When I traced around the red cross for the cabinet I traced everything but the ends of the short sides. Once I had everything else traced I turned the cross so that I could use the long sides again to draw the lines.
After everything was traced I decided that the best way to get nice crisp lines would be to use painters tape. Now normally I am all about free handing things but this was a situation where it was going to be so easy to use tape that I could pass it up. Luckily I had THIS on hand because otherwise I don’t know what I would have done! This was my last roll and there was only a bit on it, so I immediately added it to my purchase list! Plus, who doesn’t enjoy that feeling when you pull off the tape and it worked!
I think the last time I used this tape was on THIS project.
Next up, red paint. Now a lot of times I like an angled brush. This ended up NOT being one of those times, but I started out with the angled brush and painted first. Then, when I got down to aid, I decided to give a different brush a try and I ended up using that on the second coat. The key is to find a brush the correct width and then apply consistent pressure. If you don’t press hard enough you have to go in for another pass and if you press too hard then you go out of the lines.
Another thing I could have done which I think works really well is to get a nice sharpie marker and outline your painted word with the black sharpie. It really does a nice job of making maybe imperfect border lines, a lot cleaner.
I did end up painting everything twice, some places got 3 coats. You will want to wait until each layer is dry before painting again because sometimes when you paint over wet paint, that first layer just pulls right back up. I could have used a much bigger paint brush for the red cross however I didn’t want to dirty another brush.
Once I was done painting the cross, I slowly peeled up the painters tape. It did actually pull up a little bit of white paint, but I do like the distressed look AND the piece was already distressed, so that didn’t end up mattering. And it really did do a good job of giving me crisp lines. I do find that peeling tape off at the sharpest angle possible tends to work the best. I also find that it’s best to brush your paint AWAY from your tape. This helps little hairs from your brush from pushing paint up under the tape. I also think removing the tape when the piece is wet works best. If the tape is so strong that it is peeling up paint, then there isn’t any thing connecting the taped sections if the paint hasn’t dried. Does that make sense?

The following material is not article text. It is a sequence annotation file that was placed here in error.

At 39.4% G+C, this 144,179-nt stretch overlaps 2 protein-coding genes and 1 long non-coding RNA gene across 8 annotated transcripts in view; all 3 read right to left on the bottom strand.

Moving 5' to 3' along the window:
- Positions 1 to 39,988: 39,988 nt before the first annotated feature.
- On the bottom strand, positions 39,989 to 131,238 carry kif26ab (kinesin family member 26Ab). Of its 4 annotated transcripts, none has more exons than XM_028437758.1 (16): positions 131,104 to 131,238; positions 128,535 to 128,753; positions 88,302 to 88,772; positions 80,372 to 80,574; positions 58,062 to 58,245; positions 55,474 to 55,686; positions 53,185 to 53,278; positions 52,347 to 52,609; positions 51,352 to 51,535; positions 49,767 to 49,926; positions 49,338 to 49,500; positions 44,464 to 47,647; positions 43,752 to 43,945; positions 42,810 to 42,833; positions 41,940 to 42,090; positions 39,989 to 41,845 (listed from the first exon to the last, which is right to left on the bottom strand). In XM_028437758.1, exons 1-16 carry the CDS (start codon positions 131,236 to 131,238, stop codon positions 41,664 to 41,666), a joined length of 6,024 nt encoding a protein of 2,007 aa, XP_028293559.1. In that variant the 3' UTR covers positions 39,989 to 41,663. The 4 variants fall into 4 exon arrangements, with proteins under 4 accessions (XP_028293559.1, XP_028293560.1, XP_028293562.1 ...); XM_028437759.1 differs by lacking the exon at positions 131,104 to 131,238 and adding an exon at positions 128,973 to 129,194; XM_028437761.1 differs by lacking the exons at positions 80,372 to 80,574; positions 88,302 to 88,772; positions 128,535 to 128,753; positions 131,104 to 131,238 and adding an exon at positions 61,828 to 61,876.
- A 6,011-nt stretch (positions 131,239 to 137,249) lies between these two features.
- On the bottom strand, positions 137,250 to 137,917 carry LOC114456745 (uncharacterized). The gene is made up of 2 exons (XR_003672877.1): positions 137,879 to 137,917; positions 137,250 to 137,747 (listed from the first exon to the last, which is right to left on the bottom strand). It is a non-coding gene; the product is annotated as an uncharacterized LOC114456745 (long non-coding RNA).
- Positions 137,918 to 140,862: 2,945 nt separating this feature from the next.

I still might go back and do some distressing on the red. My only caution with that is that in the past I have issues of things going pink, bleeding onto the white paint etc. So if I do end up distressing the piece I would keep my sanding to one color and kind of test as I go, versus going all crazy with the sanding from the beginning.
This little cabinet is going to look great in someone’s bathroom, mudroom, man cave! It can even be used to store or display your vintage medical items or the stuff you use now!
You really do learn a lot simply by doing. I know that sometimes that can be scary, but paint is easy and flexible and if you REALLY mess up, you can just start over! Check out my experiences with milk paint HERE!
If you like this little DIY, then be sure to checkout my #upcyclesquad members projects! The 4th Thursday each month our squad will be sharing some awesome projects with you!
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February Guest Hosts